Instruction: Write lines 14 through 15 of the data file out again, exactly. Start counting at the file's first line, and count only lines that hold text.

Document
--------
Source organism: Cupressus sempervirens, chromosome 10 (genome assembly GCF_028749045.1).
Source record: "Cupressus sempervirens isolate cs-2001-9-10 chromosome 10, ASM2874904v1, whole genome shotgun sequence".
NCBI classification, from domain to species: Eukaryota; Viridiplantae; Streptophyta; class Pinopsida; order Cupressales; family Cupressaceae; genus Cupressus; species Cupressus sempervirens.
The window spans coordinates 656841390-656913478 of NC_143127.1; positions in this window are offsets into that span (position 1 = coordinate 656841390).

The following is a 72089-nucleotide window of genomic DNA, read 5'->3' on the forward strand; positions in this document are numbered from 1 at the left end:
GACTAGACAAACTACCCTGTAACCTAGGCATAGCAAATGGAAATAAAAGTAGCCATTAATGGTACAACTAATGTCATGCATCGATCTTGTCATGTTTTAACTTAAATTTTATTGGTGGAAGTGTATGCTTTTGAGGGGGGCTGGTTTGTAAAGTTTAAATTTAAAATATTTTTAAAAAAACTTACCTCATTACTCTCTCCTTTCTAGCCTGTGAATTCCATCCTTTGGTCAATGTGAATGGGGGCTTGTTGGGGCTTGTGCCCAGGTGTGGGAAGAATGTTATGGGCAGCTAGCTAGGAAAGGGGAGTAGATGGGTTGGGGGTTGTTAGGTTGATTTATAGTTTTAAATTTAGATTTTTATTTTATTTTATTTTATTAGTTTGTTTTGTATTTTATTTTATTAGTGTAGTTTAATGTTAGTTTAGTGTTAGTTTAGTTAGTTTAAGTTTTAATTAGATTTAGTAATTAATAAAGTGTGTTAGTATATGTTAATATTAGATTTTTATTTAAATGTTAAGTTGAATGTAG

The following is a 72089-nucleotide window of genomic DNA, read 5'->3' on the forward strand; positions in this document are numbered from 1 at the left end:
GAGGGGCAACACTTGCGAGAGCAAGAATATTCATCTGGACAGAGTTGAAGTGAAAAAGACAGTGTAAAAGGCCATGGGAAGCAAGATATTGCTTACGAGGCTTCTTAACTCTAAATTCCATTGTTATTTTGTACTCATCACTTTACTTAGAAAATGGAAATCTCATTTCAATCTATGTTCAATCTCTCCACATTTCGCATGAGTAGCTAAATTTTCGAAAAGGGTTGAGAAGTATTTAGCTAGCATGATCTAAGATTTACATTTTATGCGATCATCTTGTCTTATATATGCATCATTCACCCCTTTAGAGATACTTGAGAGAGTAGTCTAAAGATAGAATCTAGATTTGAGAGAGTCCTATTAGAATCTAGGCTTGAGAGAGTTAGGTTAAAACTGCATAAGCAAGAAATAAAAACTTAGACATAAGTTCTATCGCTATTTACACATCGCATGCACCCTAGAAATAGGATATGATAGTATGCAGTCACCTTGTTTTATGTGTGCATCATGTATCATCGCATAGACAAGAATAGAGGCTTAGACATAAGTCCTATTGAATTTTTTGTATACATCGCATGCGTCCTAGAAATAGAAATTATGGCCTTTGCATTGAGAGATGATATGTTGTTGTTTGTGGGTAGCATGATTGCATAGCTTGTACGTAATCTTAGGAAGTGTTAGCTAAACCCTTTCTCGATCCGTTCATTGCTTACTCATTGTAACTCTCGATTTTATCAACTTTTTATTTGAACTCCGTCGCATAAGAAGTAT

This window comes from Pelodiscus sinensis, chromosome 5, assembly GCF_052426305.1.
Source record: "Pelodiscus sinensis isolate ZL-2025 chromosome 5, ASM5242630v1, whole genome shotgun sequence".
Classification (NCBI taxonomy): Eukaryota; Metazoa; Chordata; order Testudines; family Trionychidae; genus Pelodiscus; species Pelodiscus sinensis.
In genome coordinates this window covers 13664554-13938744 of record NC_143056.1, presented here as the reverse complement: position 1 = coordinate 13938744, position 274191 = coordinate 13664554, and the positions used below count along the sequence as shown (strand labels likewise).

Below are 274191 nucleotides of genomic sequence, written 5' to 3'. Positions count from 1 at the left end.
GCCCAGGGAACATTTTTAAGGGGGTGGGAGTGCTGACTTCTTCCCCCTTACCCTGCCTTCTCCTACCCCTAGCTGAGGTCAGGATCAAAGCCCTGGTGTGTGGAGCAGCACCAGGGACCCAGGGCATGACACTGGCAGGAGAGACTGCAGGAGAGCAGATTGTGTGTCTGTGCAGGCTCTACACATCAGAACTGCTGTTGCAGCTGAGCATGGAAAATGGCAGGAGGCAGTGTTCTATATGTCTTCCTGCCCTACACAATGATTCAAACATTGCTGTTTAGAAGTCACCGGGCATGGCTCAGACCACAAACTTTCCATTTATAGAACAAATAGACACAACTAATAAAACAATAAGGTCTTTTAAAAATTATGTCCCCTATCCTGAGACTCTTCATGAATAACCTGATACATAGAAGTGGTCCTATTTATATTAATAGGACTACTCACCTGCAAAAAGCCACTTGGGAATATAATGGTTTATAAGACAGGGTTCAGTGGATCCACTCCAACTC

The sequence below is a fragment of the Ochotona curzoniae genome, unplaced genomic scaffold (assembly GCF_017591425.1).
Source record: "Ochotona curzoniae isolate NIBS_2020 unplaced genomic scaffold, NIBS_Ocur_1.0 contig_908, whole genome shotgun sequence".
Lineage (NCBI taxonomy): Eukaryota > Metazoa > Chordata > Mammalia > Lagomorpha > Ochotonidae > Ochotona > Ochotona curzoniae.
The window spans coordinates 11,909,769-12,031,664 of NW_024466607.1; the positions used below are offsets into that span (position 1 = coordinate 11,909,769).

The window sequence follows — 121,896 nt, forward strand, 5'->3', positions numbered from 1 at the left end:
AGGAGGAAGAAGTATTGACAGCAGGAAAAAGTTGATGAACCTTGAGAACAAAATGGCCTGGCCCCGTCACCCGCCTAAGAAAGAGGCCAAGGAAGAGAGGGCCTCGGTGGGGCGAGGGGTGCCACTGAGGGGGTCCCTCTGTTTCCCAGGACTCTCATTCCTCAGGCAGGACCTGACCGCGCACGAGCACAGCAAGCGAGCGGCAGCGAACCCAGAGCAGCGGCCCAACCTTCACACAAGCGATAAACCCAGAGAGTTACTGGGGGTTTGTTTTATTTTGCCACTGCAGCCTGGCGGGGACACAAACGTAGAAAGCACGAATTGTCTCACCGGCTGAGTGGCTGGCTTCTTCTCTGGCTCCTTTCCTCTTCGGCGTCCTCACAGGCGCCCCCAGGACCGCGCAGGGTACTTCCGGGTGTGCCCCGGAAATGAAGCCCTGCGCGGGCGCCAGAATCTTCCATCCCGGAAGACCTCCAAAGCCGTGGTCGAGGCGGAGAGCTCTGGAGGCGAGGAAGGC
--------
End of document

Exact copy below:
GCCCAGGGAACATTTTTAAGGGGGTGGGAGTGCTGACTTCTTCCCCCTTACCCTGCCTTCTCCTACCCCTAGCTGAGGTCAGGATCAAAGCCCTGGTGTGTGGAGCAGCACCAGGGACCCAGGGCATGACACTGGCAGGAGAGACTGCAGGAGAGCAGATTGTGTGTCTGTGCAGGCTCTACACATCAGAACTGCTGTTGCAGCTGAGCATGGAAAATGGCAGGAGGCAGTGTTCTATATGTCTTCCTGCCCTACACAATGATTCAAACATTGCTGTTTAGAAGTCACCGGGCATGGCTCAGACCACAAACTTTCCATTTATAGAACAAATAGACACAACTAATAAAACAATAAGGTCTTTTAAAAATTATGTCCCCTATCCTGAGACTCTTCATGAATAACCTGATACATAGAAGTGGTCCTATTTATATTAATAGGACTACTCACCTGCAAAAAGCCACTTGGGAATATAATGGTTTATAAGACAGGGTTCAGTGGATCCACTCCAACTC

The sequence below is a fragment of the Ochotona curzoniae genome, unplaced genomic scaffold (assembly GCF_017591425.1).